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The Different Types of Hosting for Your WordPress Website

Choosing the right WordPress hosting is quite a challenging task yet a crucial component to achieving success with your WordPress website.

For beginners, web hosting is a service that allows organisations and individuals to publish their websites on the web. And true enough, a lot of web developers get lost in this process due to a lot of factors to weigh in.

However, when planned properly, having the best WordPress hosting that suits your needs can help you get better visibility on the web, and ultimately, help you reach your online goals.

In this post, we will review and compare the different types of hosting platforms – shared, reseller, managed, VPS, cloud, and dedicated – to help identify which will work best for your business needs and at the same time provide a quality experience for your visitors.

1. Shared

Its cheap price and no-frills packages offered by providers makes shared hosting the most popular option for those who wants to deploy their website almost immediately. Despite that, it might not be the best option if you are after security and performance for your website. Why?

Shared hosting works by allowing many users to run their websites on a single server- hence the name.

Because all websites share the same resources of a single server – hard drive space, memory, processor speed and bandwidth – there is a high probability that the websites under this hosting platform will load slowly and potentially jeopardise each other from a security perspective.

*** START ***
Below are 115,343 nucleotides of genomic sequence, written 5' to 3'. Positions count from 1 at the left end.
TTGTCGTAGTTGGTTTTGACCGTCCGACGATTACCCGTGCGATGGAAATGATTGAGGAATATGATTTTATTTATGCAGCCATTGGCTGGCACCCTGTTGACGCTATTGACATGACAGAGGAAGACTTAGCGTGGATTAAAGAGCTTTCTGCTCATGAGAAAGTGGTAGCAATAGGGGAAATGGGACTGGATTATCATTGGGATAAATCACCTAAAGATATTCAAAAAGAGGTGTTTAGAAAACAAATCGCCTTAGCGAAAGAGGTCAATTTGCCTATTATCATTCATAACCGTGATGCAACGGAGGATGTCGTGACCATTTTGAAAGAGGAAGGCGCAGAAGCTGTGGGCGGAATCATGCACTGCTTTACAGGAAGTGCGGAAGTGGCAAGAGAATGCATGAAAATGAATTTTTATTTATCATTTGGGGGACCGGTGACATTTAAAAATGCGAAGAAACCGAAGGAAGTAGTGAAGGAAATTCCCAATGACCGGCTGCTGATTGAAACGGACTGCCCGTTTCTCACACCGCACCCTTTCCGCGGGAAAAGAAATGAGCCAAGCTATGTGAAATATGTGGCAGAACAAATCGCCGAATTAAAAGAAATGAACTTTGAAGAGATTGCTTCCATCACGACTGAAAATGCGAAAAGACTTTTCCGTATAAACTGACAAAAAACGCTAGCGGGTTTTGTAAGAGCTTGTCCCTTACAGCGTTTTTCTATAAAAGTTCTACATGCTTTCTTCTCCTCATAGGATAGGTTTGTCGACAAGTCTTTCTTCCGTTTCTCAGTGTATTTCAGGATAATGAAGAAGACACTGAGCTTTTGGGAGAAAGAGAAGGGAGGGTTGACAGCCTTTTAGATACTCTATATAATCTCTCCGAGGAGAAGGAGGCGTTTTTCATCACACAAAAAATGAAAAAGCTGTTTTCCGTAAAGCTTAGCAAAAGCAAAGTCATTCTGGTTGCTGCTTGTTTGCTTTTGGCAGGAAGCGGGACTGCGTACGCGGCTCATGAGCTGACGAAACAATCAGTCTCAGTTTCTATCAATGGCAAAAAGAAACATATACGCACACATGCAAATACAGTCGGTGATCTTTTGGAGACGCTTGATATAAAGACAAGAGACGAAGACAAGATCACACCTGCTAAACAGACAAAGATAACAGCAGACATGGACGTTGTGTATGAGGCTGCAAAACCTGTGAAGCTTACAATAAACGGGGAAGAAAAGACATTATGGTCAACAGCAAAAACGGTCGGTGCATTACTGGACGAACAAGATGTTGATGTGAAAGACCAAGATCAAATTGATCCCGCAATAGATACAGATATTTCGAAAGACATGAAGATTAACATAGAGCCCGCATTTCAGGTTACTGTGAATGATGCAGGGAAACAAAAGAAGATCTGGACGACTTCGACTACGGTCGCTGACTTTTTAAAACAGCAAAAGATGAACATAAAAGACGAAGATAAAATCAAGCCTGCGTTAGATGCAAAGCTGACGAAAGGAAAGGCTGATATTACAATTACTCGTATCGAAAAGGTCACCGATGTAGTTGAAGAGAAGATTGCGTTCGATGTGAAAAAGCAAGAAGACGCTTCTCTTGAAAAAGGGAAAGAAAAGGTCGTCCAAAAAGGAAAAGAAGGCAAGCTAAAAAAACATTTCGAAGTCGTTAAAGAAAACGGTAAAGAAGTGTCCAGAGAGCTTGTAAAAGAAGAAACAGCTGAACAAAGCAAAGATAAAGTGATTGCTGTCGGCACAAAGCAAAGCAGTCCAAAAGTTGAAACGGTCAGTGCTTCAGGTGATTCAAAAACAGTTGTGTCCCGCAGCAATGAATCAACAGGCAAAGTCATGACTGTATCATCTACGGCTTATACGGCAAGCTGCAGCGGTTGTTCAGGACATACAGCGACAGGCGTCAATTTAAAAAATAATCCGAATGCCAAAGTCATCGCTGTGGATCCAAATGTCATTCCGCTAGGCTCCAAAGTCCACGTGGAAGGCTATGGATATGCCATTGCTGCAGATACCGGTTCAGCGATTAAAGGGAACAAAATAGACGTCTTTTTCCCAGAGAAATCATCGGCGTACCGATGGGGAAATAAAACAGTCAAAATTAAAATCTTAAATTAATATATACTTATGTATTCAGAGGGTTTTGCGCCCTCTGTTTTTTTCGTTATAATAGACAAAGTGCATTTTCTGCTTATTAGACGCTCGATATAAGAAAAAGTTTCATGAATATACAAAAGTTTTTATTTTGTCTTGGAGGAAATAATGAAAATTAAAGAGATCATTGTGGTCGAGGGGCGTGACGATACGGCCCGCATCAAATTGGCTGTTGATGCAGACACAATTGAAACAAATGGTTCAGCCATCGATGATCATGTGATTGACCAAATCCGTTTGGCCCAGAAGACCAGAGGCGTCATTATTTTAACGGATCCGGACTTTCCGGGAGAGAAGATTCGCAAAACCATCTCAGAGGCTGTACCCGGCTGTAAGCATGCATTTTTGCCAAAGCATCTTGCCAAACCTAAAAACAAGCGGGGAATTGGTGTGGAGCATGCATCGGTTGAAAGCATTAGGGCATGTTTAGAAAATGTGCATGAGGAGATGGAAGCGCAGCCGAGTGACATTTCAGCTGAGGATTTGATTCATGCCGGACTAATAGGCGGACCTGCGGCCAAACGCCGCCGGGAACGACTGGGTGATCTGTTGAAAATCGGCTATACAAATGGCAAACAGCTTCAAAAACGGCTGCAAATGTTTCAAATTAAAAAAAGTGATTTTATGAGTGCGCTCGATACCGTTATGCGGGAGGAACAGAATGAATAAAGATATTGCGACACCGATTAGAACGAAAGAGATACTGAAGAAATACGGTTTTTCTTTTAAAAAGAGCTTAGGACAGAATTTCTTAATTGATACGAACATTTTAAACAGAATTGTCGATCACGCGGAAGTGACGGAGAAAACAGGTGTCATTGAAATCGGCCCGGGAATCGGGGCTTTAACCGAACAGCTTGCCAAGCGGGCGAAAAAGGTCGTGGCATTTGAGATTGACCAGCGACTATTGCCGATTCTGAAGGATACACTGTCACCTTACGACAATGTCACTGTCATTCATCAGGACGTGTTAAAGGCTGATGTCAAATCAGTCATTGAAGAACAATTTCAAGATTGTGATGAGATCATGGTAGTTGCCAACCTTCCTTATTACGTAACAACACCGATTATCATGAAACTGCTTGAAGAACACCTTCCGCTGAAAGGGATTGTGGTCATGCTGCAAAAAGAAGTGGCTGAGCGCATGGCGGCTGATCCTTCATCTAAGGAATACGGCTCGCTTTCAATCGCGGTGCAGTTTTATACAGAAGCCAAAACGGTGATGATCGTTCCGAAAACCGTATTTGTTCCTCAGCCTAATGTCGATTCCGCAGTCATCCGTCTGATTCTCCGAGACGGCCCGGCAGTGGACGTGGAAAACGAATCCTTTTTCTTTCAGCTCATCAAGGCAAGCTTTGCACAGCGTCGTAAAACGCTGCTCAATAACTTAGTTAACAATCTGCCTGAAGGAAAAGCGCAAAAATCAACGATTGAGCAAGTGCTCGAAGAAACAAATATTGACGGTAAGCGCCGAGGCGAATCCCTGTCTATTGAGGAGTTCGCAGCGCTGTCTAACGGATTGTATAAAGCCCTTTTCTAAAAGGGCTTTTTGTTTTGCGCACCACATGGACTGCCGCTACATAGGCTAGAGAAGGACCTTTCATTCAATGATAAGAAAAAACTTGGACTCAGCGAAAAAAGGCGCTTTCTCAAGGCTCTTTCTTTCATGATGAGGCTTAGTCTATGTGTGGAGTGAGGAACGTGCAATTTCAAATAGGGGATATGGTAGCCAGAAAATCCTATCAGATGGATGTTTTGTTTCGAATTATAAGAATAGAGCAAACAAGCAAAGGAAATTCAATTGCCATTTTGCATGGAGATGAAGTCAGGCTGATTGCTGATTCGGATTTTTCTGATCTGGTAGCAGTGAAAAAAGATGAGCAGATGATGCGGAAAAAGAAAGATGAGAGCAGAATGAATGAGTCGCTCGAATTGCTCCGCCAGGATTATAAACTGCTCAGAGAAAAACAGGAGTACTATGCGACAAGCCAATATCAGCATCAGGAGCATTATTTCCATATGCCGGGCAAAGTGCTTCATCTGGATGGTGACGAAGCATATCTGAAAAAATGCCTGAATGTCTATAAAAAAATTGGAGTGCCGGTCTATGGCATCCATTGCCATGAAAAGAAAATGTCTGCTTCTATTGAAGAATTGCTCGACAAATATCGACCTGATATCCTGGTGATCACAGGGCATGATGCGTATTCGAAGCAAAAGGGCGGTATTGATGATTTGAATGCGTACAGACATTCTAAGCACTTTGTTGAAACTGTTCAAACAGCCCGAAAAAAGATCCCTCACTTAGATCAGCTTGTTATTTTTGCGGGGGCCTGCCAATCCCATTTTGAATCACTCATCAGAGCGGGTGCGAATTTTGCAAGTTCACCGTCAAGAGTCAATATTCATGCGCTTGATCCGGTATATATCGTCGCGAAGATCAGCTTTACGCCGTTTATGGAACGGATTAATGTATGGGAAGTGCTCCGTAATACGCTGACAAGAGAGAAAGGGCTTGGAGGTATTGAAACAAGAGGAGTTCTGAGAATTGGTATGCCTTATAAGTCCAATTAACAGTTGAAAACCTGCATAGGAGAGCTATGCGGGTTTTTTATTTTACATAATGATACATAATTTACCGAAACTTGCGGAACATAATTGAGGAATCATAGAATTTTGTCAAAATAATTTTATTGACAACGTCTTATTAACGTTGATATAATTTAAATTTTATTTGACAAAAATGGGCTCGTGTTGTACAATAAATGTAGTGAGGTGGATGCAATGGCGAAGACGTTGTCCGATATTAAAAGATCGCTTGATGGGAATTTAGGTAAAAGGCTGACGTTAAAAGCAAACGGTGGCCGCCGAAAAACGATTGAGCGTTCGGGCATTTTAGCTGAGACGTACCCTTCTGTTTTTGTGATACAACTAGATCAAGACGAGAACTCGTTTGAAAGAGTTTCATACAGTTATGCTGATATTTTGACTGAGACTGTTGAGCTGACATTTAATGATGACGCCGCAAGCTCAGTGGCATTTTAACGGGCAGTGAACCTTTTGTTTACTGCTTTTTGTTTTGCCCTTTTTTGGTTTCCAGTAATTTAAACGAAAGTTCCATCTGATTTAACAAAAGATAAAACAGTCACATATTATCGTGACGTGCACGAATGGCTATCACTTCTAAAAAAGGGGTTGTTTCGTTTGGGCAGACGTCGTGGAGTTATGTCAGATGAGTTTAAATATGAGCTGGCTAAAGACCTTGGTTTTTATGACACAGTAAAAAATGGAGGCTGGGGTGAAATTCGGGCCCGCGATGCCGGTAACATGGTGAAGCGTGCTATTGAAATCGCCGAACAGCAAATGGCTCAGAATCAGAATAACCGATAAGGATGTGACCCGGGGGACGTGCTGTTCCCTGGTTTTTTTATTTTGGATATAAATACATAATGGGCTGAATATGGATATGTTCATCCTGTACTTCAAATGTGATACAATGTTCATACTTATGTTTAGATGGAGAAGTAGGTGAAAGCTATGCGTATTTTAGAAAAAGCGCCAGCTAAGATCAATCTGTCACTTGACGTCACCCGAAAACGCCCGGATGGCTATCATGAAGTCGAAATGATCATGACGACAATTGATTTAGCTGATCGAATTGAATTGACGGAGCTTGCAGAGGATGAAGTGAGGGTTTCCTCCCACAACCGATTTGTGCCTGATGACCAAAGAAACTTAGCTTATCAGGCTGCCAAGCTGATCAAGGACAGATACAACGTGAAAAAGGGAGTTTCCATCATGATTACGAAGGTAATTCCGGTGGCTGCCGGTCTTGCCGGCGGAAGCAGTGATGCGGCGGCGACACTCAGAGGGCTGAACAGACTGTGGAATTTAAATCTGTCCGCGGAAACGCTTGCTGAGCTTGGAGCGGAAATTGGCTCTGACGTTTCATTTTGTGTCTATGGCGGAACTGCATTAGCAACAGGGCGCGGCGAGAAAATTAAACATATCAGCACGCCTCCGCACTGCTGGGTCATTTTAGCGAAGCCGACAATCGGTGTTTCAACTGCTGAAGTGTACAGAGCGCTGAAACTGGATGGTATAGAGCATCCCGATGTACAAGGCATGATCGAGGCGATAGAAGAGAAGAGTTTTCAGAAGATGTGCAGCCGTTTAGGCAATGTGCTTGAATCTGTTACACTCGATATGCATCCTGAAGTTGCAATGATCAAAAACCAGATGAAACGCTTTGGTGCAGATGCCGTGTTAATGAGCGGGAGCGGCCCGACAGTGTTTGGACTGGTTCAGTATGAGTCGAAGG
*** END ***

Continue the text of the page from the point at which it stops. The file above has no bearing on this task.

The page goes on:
• Security – There is no assurance that all the users occupying the same server as yours are implementing proper security measures on their websites. If someone breaches one of these websites, then your own website can also be put at risk.
  • Moreover, since you all share the same IP address, if these websites do something that is unethical or illegal then your website can get penalised as well.
  • Limited Resources – When these websites start experiencing issues or receive a massive spike in traffic, they will start taking up more resources, which can immensely affect the performance of your website and can lead to the lose of your audience and clients.
  • Restricted Customisation – You are limited to run WordPress through its default configuration, and often are not allowed to modify the system files to tweak the performance of your hosting account.
  • Price Range: £5 – £15/month.

That said, aside from being a great option for those who are on a tight budget, shared hosting works best for housing sites that are still under development, websites where the loading time will not be a huge issue, and personal websites that are just for fun, or for when you’re only just starting out.

2. Reseller

Basically, reseller hosting is a type of hosting platform that allows you to resell your hosting space to other companies on behalf of your provider.

This is becoming a popular option for web developers who want to have an additional source of income aside from managing their own websites.

Compared to shared hosting, this option provides greater control over your hosting account (via a Web Host Manager control panel) and often comes with billing software to help you invoice clients, as well as other bonuses like free website templates, technical support for your clients, and private name servers.

  • It provides more control and other perks than shared hosting.
  • You can earn more revenue from your reseller hosting clients
  • You can save more if you purchase from a highly recommended reseller-hosting provider.
  • A customisable control panel for you and your clients.
  • Price Range: £10 – £30/month depending on features and resource limits.
  • On the flip side, having a reseller hosting account means that your services are limited. If anything goes wrong with your upstream provider, you will also suffer the same thing as well as your clients.

3. VPS – Virtual Private Server

This type of hosting platform is still a s